Most of the time, targeted ads are pretty harmless. You searched for a flight to Denver? Here are some hotels in Denver. You looked for new running sneakers? Here are a few options.
But a new "study" from marketing firm PHD recommends a strategy that crosses the line from merely targeted to outright predatory, explicitly advising brands to seize on the times of the day and week when women feel the most insecure about their bodies and overall appearance in order to sell beauty products and other goods.
Women, the study claims to have found, feel less attractive on Mondays, especially in the morning. Thus, as the release explains, "Monday becomes the day to encourage the beauty product consumer to get going and feel beautiful again, so marketing messages should focus on feeling smart, instant beauty/fashion fixes, and getting things planned and done. Concentrate media during prime vulnerability moments, aligning with content involving tips and tricks, instant beauty rescues, dressing for the success, getting organized for the week and empowering stories." Yuck.
To go along with this approach, labeled the "encourage" strategy*, marketers should deploy a complementary "empower" phase on Thursdays, when women are supposedly feeling their best. "Thursday offers prime opportunities for marketing messages and in-store/promotional activity around celebrating best beauty looks, dressing for the weekend, and shopping get-togethers," the study cheerfully advises.
And, if timing ads for the time of the week when women in general are feeling kind of meh about themselves isn't gross enough, the study hints at an even more cynical possibility: Women can feel bad about themselves at any time! Particularly, the study finds, when they are stressed, sick, or crying. Good news: This means there are great opportunities for brands all week long—if only they could know when a woman is stressed, sick, or crying, perhaps as evidenced by the texts of their chats and emails. We can all look forward to this happy day.
An infographic from Adweek (used with permission) provides a good summary of the "findings":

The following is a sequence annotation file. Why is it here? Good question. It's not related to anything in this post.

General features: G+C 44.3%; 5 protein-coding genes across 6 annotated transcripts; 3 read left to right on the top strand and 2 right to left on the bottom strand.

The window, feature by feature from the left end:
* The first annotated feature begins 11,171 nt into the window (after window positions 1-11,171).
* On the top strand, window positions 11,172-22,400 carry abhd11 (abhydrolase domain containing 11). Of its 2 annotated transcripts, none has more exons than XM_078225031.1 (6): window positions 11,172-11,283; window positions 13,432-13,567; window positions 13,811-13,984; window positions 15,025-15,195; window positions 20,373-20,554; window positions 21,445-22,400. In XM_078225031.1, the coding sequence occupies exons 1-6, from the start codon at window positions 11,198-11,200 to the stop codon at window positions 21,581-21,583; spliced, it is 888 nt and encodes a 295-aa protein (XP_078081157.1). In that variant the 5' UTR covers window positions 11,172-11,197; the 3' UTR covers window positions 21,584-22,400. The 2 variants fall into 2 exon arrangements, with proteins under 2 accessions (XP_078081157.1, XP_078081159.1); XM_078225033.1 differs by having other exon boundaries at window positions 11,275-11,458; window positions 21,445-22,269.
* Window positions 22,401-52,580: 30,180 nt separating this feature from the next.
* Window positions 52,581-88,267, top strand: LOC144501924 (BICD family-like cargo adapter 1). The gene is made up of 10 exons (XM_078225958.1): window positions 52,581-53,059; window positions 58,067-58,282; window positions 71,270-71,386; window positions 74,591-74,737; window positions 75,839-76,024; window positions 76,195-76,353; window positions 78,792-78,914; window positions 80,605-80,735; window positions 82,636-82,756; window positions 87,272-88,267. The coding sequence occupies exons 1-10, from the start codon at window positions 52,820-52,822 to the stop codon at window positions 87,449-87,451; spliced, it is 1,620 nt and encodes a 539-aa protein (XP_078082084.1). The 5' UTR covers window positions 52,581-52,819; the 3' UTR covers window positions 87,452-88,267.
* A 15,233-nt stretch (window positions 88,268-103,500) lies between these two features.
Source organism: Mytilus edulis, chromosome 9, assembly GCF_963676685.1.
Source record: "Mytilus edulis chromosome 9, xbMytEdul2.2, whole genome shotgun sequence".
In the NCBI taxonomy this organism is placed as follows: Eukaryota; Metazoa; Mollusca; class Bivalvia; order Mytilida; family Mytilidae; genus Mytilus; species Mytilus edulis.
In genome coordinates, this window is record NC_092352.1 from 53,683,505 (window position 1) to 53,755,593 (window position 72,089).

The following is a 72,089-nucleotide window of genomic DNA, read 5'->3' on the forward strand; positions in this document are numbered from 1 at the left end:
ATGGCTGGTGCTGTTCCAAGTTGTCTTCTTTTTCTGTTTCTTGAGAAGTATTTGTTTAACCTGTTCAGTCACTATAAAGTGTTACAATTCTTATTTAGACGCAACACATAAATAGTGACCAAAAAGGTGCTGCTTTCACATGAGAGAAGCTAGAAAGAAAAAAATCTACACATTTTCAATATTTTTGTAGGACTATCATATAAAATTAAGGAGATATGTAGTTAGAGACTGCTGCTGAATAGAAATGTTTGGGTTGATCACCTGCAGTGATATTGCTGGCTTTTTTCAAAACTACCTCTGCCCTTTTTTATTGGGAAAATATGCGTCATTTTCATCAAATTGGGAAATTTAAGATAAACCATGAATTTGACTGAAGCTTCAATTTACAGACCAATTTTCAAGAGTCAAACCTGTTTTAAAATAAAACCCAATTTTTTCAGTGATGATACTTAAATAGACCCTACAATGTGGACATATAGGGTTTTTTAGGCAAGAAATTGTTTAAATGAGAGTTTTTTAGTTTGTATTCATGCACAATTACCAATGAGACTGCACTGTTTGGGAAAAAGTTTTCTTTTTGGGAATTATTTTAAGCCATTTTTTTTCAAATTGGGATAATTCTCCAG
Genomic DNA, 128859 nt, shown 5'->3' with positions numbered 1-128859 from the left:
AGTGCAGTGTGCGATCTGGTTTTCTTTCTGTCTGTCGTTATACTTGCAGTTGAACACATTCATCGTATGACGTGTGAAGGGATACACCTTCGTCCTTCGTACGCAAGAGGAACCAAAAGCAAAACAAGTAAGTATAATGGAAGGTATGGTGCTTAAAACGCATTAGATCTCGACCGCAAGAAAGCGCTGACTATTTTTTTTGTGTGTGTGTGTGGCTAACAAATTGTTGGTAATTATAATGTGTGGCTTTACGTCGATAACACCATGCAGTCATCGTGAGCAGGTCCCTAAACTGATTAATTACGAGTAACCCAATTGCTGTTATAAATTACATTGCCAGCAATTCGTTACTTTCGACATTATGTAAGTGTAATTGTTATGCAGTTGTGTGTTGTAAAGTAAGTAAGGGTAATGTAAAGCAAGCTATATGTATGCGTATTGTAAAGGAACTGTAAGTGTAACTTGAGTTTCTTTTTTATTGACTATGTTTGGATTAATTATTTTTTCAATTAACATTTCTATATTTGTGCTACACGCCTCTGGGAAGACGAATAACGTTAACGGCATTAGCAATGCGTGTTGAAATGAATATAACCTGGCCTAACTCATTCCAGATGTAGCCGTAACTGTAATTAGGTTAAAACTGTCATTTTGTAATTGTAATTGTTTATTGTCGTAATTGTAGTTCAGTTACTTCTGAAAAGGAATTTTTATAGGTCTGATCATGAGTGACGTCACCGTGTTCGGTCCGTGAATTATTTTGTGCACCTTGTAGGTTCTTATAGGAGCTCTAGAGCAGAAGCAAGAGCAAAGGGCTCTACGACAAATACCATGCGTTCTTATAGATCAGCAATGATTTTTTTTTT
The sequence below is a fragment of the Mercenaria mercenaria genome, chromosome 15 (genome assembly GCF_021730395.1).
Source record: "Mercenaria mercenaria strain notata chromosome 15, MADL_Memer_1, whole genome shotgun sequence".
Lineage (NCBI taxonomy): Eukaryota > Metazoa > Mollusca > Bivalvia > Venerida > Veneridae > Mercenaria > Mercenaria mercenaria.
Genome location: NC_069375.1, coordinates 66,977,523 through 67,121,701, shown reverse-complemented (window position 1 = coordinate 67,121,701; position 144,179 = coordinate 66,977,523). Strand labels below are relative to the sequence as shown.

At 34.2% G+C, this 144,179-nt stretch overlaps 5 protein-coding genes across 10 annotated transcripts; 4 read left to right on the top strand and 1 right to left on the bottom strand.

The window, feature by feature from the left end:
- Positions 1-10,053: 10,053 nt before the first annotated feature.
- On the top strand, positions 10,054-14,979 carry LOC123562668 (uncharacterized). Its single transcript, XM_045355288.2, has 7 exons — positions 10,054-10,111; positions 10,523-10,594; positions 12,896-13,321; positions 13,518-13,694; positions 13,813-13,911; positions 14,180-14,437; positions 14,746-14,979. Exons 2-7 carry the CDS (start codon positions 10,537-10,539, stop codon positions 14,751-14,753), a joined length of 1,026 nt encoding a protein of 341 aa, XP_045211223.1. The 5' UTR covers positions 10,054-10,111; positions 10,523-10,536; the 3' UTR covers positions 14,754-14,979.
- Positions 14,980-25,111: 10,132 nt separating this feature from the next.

Is this a parody? Sadly, it doesn't seem so.
Rather, it is an unfortunately perfect example of the troubling possibilities enabled by online data tracking—not an abstract sensation of "creepiness" but an ability to exploit people's vulnerabilities for the sake of profit.
This is the argument of University of Washington law professor Ryan Calo. As he put it in a recent paper:
The digitization of commerce dramatically alters the capacity of firms to influence consumers at a personal level. A specific set of emerging technologies and techniques will empower corporations to discover and exploit the limits of each, individual consumer's ability to pursue his or her own self-interest. Firms will increasingly be able to trigger irrationality or vulnerability in consumers -- leading to actual and perceived harms that challenge the limits of consumer protection law, but which regulators can scarcely ignore.
Targeting women at their most insecure seems to hit the nail on the head.
Of course, any ad worth its salt is targeted (e.g. beauty products in women's magazines, car ads in the auto section), but Calo argues that the sort of targeting enabled by the Internet is categorically different. "Advertisers can only reach people at their most vulnerable if they can reach them practically anytime," he explained to me over email. For most of us, the Internet allows that opportunity, and even when we're not at a computer, we tend to have our phones with us. "The woman who (apparently, research suggests) feels bad about herself in the morning," he writes, "can receive a text right then and there from a company offering a 'beauty' product."
On the bright side, by the time Thursday rolls around, she'll be getting a bunch of empowering texts about great going-out attire. Hooray.
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